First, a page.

Club and high-performance sport: Here, qualitative works deal mainly with the personality and situation of the athlete. Thereby presentation and analysis of pertinent sport careers and movement biographies (e.g., SCHWIER 1995), discipline-specific life styles (e.g., ROSE 1991; LÜSEBRINK 1997) and questions relating to identity development and problems, disruptions, etc. are of central interest (e.g., ABRAHAM 1986; PALZKILL 1990; RICHARTZ & BRETTSCHNEIDER 1996; THIELE 1996). [13]

The data collection usually is based on narrative or topic-relevant interviews. The evaluation tries to disclose structural patterns, completion forms (hidden), and initiations through comparative case analyses in the areas studied. With regard to research strategy, the grounded-theory methodology has been primarily favoured over the past few years. [14]

Whereas in the context of school, the teaching person in charge of sportive activity is at the centre of qualitative research, in the context of club and high-level sport, the trainers and coaches are mostly ignored. A crossing of the perspectives of the people participating in the system occurs here very rarely. Exceptions are the works of BETTE, SCHIMANK and TREUTLEIN.4) In the context of a broad qualitative study which takes the perspectives of athletes, officials and trainers equally into consideration, authors have been trying for some time to draw attention to the structural and biographical framework which are related to the taking or prescription of drugs.5) [15]

According to their initial arguments for studying a specific topic in the field of high-performance sport, all authors wish to draw attention to structurally immanent problems and (identity) conflicts of athletes. Usually they conclude with more or less carefully formulated recommendations to the people carrying responsibility within the system. Although the results of the studies can be quantified in a certain way and point-focal distribution predictions can be permitted because of the small total number of high-level athletes within a given sport discipline, intervention measures and recommendations have so far had hardly any consequences. Organised high-performance sports is structurally extremely resistant to pedagogically motivated recommendations and studies which are based on "soft methods". One is tempted to say that, as is traditional in high-performance sport, the people responsible believe in measures like "counting and measuring" and expect clear recommendations which promise fast and visible success. [16]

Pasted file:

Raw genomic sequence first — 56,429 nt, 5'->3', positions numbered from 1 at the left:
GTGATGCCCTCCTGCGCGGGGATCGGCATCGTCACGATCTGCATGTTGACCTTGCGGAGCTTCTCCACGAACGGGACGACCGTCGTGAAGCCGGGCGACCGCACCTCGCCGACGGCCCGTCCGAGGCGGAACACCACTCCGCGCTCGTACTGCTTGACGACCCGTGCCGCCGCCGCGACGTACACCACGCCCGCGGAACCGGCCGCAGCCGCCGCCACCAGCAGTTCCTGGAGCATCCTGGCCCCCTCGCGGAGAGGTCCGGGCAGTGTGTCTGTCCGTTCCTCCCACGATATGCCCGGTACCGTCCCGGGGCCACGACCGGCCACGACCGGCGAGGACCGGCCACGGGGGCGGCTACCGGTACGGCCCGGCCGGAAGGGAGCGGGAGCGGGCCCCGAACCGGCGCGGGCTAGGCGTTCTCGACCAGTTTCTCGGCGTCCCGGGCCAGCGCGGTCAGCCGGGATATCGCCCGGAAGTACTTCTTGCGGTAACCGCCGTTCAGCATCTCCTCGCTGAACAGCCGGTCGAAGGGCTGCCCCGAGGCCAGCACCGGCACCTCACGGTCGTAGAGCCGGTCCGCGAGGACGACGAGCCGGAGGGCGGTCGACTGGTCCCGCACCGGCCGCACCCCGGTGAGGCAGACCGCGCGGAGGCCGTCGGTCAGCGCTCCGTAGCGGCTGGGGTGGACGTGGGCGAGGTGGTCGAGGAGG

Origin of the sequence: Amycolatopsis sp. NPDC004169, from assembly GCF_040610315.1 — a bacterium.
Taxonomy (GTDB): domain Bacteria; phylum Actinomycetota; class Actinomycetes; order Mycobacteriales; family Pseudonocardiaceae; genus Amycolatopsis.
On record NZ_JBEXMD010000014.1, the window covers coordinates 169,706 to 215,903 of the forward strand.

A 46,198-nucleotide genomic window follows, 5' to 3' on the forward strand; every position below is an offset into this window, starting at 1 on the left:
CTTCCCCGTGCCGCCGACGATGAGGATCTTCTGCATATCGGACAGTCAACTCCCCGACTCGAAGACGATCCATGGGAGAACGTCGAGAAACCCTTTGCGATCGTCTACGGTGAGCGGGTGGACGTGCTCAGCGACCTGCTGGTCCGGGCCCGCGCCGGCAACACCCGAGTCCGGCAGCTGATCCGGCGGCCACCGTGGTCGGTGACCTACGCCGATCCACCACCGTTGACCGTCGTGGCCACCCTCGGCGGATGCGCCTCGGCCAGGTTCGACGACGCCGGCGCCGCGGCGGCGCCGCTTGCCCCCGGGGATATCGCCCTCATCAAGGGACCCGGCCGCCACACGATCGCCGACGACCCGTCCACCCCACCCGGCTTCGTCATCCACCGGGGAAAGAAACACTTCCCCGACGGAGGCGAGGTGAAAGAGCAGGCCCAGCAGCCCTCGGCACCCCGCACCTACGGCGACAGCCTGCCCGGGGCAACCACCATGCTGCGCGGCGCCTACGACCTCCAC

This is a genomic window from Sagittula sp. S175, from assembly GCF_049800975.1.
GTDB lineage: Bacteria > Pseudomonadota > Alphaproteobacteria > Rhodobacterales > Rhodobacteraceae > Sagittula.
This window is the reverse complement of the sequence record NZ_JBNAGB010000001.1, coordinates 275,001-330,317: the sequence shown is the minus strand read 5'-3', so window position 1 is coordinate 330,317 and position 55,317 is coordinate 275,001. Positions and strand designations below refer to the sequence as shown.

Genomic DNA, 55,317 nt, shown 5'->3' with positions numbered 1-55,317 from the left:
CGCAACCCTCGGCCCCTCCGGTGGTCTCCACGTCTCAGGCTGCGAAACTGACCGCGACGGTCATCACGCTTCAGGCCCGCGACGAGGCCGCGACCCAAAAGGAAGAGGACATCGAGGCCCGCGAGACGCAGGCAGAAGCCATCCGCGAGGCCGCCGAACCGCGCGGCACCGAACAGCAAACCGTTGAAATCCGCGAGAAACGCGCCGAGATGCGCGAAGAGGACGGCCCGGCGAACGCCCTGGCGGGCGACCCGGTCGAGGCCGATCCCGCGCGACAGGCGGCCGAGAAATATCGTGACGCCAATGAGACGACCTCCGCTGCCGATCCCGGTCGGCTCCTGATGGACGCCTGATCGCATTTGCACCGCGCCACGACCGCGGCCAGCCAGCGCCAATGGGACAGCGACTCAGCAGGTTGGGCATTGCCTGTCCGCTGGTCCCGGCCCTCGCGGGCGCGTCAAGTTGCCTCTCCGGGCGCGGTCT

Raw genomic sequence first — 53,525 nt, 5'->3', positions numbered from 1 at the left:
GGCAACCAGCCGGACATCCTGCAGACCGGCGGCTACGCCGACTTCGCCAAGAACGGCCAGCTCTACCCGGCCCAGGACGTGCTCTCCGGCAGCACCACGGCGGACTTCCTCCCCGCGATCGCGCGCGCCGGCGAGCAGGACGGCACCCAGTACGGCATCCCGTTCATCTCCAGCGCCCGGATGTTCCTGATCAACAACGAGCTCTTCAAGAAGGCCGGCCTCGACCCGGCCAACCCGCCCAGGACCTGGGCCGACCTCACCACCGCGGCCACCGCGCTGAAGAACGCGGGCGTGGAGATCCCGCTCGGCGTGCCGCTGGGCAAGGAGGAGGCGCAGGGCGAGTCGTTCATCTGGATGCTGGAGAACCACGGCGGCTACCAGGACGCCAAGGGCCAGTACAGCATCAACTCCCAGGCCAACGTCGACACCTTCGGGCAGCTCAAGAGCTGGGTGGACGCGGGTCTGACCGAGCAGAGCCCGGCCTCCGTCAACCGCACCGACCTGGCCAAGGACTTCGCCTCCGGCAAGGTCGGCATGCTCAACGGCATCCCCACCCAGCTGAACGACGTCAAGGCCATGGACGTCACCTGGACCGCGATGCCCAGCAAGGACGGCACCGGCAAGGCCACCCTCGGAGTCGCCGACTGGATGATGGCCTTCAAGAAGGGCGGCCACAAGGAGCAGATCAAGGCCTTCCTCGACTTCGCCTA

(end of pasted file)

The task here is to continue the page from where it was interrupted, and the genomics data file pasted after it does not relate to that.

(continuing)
Free "sport and movement scenes": Within the last years, movement-orientated forms of youth culture, such as inline skating, skateboarding, street ball, raving, etc., have become a special focus of qualitative studies. Although at the moment few reports have been completed (e.g., SCHWIER 1998), relevant essays—usually written by young sport researchers—indicate that in the coming years, (at the moment current) results on youth-specific movement practices, codes, body images, etc., will be available. Further studies relating to the paragraph title treat topics that deal with the motivation for engaging in or being fascinated by a certain sport (see, e.g., SCHWIER 1998a), or are devoted to the question of "unfulfilled sport desires" (SCHWARK 1994) or to the renunciation of athletic activities. [17]